Affirming Academic Freedom at the Nation’s First Public University
EDITOR’S NOTE: The following is the third installment of a three-part essay by Lloyd Kramer, a professor of history and former Chair of the Faculty Council at UNC-Chapel Hill, where he has been a faculty member since 1986.
By Lloyd Kramer
Some academic colleagues and some critics outside the university argue that professors would be more respected or supported in the wider society if they remained silent or simply spoke quietly to members of the legislature and governing Boards.
Critics of the recent UNC faculty letter, for example, argue that legislative and Board interventions are mainly taking place because our university’s governing officials believe that institutional neutrality has given way to liberal ideological conformity. The outside interventions, in this view, would mostly disappear if the faculty adhered more closely to what key state leaders envision as the educational purpose of the university.
The Justification for Faculty Action
People within universities have obligations to look for the truth and to teach accurate information, yet they also have the right to interpret that information in new ways. This search for knowledge inevitably reveals complex information and creates debates about disconcerting truths that some powerful people dislike (the realities of climate change, for example, or the effectiveness of vaccines or the history of systemic racism or the anti-democratic meanings of election denialism).
Our knowledge is always moving in new directions, and people on all sides of the political spectrum are tempted to denounce scholars as “ideological” whenever they describe new knowledge that challenges widespread beliefs. There would be no reason for outside interventions if academic institutions could assure state leaders that the ideas of their faculty and students generally converged with the main beliefs of governing officials.
In the real world of academic life, however, professors and students often express ideas or pursue actions that some influential officeholders view as objectionable or one-sided, so critics of the university have decided that outside interventions are needed to correct academic imbalances and fix political problems.
Has the faculty letter therefore exacerbated a conflict that would go away if professors would stop speaking out or if they would change their behavior? This is the kind of question that Martin Luther King, Jr., eloquently addressed in his famous “Letter from a Birmingham Jail,” which he wrote after he was arrested in April 1963 for leading Civil Rights protests in Alabama.
Blaming People Who Protest for Causing the Actions They Dislike
Birmingham’s city government and police forces were violently repressing the advocates for racial equality, and some local clergymen stated publicly that while the police interventions were regrettable, they would likely cease if the protestors reduced their public marching and stopped speaking in such challenging language.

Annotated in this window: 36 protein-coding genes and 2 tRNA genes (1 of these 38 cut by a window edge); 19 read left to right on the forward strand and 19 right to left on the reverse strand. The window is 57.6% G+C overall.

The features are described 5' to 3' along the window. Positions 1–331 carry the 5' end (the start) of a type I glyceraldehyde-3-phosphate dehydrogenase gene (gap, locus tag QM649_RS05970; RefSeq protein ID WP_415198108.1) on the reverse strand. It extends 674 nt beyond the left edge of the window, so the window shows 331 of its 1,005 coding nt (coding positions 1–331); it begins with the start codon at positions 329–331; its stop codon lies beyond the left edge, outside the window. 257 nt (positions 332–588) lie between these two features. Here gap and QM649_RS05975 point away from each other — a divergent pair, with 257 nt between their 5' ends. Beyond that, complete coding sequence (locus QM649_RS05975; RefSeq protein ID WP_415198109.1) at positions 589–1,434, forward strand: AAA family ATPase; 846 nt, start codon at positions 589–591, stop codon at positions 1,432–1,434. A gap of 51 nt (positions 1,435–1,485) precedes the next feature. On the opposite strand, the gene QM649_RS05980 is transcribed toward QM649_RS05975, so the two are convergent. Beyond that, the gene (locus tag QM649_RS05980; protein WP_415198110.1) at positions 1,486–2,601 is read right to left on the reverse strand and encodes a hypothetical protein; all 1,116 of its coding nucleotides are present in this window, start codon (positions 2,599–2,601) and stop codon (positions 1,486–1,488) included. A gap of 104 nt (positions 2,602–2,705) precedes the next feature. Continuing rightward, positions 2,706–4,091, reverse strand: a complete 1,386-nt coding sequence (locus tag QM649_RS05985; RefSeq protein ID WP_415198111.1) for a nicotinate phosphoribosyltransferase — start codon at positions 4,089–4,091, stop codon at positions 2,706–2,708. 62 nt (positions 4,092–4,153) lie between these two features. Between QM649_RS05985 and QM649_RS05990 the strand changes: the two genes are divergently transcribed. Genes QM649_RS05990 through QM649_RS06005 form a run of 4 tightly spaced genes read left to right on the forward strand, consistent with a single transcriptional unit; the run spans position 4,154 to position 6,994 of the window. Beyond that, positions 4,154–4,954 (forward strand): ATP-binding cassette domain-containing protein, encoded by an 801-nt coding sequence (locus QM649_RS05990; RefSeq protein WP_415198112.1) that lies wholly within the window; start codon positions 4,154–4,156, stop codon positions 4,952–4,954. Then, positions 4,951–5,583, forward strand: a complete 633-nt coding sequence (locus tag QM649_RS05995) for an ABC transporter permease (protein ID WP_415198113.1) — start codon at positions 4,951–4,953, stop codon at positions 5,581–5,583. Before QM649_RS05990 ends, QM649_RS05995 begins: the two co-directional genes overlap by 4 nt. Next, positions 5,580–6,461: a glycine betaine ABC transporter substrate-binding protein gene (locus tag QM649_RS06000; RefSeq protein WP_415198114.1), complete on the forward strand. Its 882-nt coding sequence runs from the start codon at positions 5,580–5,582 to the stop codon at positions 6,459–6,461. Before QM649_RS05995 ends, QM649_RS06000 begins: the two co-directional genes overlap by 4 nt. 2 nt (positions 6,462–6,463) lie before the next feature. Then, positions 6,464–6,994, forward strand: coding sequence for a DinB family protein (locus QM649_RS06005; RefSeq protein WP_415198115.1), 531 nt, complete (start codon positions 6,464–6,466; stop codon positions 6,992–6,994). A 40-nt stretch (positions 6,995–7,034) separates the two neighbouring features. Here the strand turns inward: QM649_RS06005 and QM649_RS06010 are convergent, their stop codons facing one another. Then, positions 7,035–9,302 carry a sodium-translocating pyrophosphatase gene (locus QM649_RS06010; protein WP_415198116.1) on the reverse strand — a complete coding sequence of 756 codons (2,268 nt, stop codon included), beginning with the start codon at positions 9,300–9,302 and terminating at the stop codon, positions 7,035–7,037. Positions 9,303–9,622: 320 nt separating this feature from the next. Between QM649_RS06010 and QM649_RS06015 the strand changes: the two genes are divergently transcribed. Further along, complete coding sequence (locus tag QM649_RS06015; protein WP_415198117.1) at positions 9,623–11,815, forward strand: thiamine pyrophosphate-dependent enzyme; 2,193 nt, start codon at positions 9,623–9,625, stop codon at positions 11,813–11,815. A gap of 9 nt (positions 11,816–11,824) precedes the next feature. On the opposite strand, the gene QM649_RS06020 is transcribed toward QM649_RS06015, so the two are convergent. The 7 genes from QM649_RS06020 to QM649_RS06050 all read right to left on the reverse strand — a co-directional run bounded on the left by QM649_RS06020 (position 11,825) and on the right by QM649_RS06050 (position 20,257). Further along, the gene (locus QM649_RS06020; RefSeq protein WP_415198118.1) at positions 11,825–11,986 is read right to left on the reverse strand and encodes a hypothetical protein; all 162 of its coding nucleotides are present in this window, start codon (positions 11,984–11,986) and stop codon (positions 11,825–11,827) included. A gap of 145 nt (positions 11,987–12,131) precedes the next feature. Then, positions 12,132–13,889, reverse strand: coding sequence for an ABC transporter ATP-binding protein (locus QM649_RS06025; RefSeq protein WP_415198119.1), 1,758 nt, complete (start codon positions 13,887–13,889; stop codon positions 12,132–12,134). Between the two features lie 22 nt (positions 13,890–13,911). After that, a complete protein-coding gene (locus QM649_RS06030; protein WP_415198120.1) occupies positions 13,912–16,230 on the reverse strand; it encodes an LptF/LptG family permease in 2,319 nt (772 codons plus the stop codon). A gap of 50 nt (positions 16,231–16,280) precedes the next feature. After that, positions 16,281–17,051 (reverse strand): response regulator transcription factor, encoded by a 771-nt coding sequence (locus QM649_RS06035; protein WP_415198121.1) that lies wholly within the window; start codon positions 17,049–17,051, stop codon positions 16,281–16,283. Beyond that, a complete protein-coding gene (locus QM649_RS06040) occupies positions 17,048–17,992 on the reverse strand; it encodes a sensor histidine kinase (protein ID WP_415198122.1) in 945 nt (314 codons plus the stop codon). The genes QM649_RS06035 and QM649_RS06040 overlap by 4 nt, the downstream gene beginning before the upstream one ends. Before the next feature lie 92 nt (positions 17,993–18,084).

The pastors suggested, in other words, that the protestors contributed to repressive public actions because they were pursuing actions that most of the state’s governing leaders disliked.
The significance of a faculty statement about academic freedom is by no means equivalent to King’s “Birmingham Letter,” but King responded to the pastors with insights that might offer useful perspectives for those who question the UNC faculty’s critical response to the legislative and Board divergence from the modern university principles of shared governance.
“We who engage in nonviolent direct action are not the creators of tension,” King wrote to his critics. “We merely bring to the surface the hidden tension that is already alive. We bring it out in the open, where it can be seen and dealt with…. In your statement” King continued, “you assert that our actions, even though peaceful, must be condemned because they precipitate violence. But is this a logical assertion?… Isn’t this like condemning Socrates because his unswerving commitment to truth and his philosophical inquiries precipitated the act by the misguided populace in which they made him drink hemlock?”
Every strategic action carries risks. But I think that almost 700 UNC faculty signed a recent letter opposing legislative and BOG/BOT campaigns to reshape their university because they see that the interventions continue to expand.
If silence is the only way to reduce or stop these interventions, then we need to ask if this strategy could become the faculty’s own version of academic hemlock.
Although no public statement can include all the nuances that may be needed to explain complex issues, I joined numerous UNC colleagues in signing the recent faculty letter because such statements offer an important (though modest) strategic action for defending the public value and cultural traditions of academic freedom.
The opinions expressed in this article do not represent any official position or viewpoint of the University of North Carolina at Chapel Hill.